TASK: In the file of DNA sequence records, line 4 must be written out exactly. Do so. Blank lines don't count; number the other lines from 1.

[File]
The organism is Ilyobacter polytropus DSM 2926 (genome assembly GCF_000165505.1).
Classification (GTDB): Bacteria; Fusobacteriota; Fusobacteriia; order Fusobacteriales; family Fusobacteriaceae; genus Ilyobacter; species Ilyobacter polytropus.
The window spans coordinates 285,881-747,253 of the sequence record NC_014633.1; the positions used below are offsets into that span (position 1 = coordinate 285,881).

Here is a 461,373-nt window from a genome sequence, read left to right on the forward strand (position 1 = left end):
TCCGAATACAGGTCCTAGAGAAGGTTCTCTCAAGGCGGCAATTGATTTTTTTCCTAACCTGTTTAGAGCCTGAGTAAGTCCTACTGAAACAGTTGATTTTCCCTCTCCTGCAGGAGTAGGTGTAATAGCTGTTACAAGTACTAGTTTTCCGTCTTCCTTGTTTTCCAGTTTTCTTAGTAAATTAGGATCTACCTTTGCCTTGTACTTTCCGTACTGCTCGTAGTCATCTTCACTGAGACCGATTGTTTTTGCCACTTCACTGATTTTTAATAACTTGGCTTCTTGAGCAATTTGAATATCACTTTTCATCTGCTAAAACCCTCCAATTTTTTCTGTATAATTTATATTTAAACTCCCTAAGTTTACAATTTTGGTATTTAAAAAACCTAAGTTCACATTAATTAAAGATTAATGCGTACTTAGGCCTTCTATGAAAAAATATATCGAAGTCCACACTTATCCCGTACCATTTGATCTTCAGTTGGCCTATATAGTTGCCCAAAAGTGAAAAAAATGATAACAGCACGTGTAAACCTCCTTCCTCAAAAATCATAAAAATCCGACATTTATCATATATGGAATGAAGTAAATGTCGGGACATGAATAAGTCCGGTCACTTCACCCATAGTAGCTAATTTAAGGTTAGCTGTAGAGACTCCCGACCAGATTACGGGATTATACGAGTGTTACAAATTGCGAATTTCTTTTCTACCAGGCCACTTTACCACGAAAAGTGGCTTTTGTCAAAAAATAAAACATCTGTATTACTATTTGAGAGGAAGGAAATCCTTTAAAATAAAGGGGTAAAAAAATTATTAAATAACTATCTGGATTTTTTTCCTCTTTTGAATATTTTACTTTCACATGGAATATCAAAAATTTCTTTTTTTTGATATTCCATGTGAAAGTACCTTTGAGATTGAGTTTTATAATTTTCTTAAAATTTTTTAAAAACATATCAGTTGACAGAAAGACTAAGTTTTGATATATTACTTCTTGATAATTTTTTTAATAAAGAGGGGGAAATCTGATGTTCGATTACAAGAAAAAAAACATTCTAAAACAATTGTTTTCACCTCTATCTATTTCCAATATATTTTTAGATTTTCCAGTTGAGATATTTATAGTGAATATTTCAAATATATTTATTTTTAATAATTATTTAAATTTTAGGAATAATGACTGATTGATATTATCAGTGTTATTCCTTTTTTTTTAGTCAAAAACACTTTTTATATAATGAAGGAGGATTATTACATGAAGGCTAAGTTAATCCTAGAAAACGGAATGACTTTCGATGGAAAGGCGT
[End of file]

Here is a 461,373-nt window from a genome sequence, read left to right on the forward strand (position 1 = left end):